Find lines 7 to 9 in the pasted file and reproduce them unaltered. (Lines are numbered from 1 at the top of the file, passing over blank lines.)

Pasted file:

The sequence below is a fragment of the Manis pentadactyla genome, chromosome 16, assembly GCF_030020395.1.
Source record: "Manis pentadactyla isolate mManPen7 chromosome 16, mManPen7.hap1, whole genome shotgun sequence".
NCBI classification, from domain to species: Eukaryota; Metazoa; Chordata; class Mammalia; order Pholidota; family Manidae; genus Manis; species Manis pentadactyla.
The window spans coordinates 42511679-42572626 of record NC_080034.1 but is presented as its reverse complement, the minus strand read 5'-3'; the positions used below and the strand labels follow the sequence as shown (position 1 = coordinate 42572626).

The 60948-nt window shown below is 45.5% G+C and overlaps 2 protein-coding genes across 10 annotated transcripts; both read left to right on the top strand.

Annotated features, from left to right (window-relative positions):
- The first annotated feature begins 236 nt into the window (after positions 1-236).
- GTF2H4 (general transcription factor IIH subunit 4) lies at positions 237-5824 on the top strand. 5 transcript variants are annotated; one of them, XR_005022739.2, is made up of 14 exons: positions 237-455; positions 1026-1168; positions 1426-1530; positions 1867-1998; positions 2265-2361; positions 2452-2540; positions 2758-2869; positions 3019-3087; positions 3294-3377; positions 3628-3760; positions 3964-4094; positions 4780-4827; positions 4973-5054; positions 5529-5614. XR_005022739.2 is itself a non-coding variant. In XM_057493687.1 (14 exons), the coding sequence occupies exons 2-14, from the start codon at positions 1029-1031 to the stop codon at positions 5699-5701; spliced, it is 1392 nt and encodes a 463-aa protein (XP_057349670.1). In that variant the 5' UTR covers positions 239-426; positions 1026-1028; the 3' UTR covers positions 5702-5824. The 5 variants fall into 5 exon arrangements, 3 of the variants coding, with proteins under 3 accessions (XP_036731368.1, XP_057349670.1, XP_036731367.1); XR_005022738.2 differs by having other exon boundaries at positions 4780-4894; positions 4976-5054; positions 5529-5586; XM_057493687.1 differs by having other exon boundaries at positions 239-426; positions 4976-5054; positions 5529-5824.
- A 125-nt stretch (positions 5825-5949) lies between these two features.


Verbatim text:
- The first annotated feature begins 236 nt into the window (after positions 1-236).
- GTF2H4 (general transcription factor IIH subunit 4) lies at positions 237-5824 on the top strand. 5 transcript variants are annotated; one of them, XR_005022739.2, is made up of 14 exons: positions 237-455; positions 1026-1168; positions 1426-1530; positions 1867-1998; positions 2265-2361; positions 2452-2540; positions 2758-2869; positions 3019-3087; positions 3294-3377; positions 3628-3760; positions 3964-4094; positions 4780-4827; positions 4973-5054; positions 5529-5614. XR_005022739.2 is itself a non-coding variant. In XM_057493687.1 (14 exons), the coding sequence occupies exons 2-14, from the start codon at positions 1029-1031 to the stop codon at positions 5699-5701; spliced, it is 1392 nt and encodes a 463-aa protein (XP_057349670.1). In that variant the 5' UTR covers positions 239-426; positions 1026-1028; the 3' UTR covers positions 5702-5824. The 5 variants fall into 5 exon arrangements, 3 of the variants coding, with proteins under 3 accessions (XP_036731368.1, XP_057349670.1, XP_036731367.1); XR_005022738.2 differs by having other exon boundaries at positions 4780-4894; positions 4976-5054; positions 5529-5586; XM_057493687.1 differs by having other exon boundaries at positions 239-426; positions 4976-5054; positions 5529-5824.
- A 125-nt stretch (positions 5825-5949) lies between these two features.